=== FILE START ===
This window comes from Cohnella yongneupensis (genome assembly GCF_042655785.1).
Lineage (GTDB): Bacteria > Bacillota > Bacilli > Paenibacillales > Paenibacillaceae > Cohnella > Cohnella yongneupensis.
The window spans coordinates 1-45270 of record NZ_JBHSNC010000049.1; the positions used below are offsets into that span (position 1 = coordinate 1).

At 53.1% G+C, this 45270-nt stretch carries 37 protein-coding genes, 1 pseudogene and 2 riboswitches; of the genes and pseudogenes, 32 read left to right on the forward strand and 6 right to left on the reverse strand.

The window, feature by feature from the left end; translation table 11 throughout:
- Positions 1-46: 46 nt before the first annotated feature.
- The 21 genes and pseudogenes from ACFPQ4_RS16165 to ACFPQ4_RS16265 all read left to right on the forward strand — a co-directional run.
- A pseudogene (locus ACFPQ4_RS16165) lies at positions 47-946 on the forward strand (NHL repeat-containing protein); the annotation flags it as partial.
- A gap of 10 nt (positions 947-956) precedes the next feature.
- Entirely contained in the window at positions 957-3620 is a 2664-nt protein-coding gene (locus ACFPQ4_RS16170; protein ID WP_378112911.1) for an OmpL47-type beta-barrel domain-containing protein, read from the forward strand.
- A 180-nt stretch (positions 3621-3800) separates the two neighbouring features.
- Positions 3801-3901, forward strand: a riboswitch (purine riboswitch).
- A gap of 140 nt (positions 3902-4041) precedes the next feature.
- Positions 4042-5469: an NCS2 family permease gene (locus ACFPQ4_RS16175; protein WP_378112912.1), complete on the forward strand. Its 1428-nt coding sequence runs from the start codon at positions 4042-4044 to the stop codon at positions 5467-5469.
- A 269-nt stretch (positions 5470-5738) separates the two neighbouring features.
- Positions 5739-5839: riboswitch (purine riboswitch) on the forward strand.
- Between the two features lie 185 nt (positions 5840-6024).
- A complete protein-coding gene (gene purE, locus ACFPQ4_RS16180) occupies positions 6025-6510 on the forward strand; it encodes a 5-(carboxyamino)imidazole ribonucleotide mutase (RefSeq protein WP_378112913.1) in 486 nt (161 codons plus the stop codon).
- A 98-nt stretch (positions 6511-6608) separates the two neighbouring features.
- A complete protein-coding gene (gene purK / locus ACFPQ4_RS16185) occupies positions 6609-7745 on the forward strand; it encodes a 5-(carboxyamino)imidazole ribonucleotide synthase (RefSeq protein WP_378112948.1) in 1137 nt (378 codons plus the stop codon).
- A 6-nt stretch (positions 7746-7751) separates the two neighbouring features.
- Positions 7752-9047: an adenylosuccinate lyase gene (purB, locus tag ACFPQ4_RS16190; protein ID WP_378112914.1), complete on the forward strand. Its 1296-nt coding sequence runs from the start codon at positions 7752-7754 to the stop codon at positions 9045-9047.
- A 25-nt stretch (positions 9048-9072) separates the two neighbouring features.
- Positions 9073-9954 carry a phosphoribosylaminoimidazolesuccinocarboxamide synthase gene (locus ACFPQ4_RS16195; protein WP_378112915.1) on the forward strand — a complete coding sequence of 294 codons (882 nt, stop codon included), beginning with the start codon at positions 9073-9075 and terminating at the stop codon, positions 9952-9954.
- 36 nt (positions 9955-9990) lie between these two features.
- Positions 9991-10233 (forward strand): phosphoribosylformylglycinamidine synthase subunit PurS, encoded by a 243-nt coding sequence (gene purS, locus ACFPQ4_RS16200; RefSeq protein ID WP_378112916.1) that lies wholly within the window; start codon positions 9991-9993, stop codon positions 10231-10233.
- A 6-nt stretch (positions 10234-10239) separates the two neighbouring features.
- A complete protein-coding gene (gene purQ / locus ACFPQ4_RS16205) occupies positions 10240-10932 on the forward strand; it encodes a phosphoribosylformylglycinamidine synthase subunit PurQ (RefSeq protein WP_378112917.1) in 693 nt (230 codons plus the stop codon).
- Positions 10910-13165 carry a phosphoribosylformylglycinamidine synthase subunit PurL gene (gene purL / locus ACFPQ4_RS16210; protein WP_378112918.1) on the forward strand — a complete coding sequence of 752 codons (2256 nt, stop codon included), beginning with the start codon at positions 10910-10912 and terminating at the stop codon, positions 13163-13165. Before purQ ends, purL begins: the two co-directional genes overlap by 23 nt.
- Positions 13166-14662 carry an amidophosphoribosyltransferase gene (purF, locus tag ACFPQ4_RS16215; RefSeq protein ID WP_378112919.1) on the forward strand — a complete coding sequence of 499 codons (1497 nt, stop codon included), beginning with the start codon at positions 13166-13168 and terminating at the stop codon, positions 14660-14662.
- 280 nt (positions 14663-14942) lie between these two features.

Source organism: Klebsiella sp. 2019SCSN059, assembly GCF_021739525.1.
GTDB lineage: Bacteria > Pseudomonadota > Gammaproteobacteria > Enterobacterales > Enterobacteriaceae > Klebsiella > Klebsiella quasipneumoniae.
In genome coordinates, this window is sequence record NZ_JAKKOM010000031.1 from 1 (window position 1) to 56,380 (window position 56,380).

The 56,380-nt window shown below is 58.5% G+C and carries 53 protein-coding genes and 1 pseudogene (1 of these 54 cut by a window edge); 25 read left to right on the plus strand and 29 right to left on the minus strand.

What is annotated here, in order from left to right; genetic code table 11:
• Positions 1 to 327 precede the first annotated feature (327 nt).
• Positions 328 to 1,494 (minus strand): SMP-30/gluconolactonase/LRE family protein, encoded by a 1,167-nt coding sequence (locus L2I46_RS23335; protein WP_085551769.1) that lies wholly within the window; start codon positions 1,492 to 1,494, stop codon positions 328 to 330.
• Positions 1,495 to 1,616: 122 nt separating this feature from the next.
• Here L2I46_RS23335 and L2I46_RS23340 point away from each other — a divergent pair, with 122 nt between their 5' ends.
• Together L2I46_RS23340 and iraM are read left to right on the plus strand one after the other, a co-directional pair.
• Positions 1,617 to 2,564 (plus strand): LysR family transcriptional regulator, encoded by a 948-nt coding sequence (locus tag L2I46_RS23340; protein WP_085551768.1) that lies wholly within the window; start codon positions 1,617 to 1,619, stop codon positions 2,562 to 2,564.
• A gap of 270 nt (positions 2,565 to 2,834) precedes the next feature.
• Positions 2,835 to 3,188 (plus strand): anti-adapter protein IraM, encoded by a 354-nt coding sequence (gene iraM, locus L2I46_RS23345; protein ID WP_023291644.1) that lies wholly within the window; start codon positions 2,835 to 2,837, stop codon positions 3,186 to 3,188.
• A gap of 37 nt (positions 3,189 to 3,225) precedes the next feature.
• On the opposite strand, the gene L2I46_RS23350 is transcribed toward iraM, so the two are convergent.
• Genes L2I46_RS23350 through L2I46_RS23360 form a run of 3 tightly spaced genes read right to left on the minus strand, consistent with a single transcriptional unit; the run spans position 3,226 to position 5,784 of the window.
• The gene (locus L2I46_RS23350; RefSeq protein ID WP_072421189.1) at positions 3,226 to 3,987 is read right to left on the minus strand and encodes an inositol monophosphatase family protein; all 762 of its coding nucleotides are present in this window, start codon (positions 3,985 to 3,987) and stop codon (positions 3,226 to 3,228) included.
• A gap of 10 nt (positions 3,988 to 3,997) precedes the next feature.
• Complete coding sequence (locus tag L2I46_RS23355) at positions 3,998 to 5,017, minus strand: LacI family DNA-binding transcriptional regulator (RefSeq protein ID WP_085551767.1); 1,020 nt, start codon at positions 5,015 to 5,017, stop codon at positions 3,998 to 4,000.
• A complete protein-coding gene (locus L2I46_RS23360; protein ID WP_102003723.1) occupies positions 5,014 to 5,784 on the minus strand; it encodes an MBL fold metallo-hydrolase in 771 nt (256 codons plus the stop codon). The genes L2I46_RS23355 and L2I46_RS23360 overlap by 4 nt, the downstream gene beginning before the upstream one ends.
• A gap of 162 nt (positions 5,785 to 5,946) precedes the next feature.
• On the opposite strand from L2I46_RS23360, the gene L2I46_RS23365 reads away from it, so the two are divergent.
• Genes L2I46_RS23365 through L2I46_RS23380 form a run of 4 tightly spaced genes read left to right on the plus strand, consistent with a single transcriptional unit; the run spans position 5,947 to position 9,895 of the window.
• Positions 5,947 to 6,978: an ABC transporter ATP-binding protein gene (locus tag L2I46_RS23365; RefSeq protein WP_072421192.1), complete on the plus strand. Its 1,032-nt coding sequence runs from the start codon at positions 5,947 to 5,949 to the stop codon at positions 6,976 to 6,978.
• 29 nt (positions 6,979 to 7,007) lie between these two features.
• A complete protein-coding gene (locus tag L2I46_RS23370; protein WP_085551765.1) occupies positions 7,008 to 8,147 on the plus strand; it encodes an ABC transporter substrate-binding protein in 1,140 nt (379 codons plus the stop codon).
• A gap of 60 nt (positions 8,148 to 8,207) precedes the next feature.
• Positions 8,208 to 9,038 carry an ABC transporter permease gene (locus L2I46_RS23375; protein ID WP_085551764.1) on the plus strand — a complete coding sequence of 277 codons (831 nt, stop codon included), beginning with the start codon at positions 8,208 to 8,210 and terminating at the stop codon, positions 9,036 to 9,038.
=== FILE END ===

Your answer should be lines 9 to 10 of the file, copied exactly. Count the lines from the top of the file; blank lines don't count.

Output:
- A gap of 10 nt (positions 947-956) precedes the next feature.
- Entirely contained in the window at positions 957-3620 is a 2664-nt protein-coding gene (locus ACFPQ4_RS16170; protein ID WP_378112911.1) for an OmpL47-type beta-barrel domain-containing protein, read from the forward strand.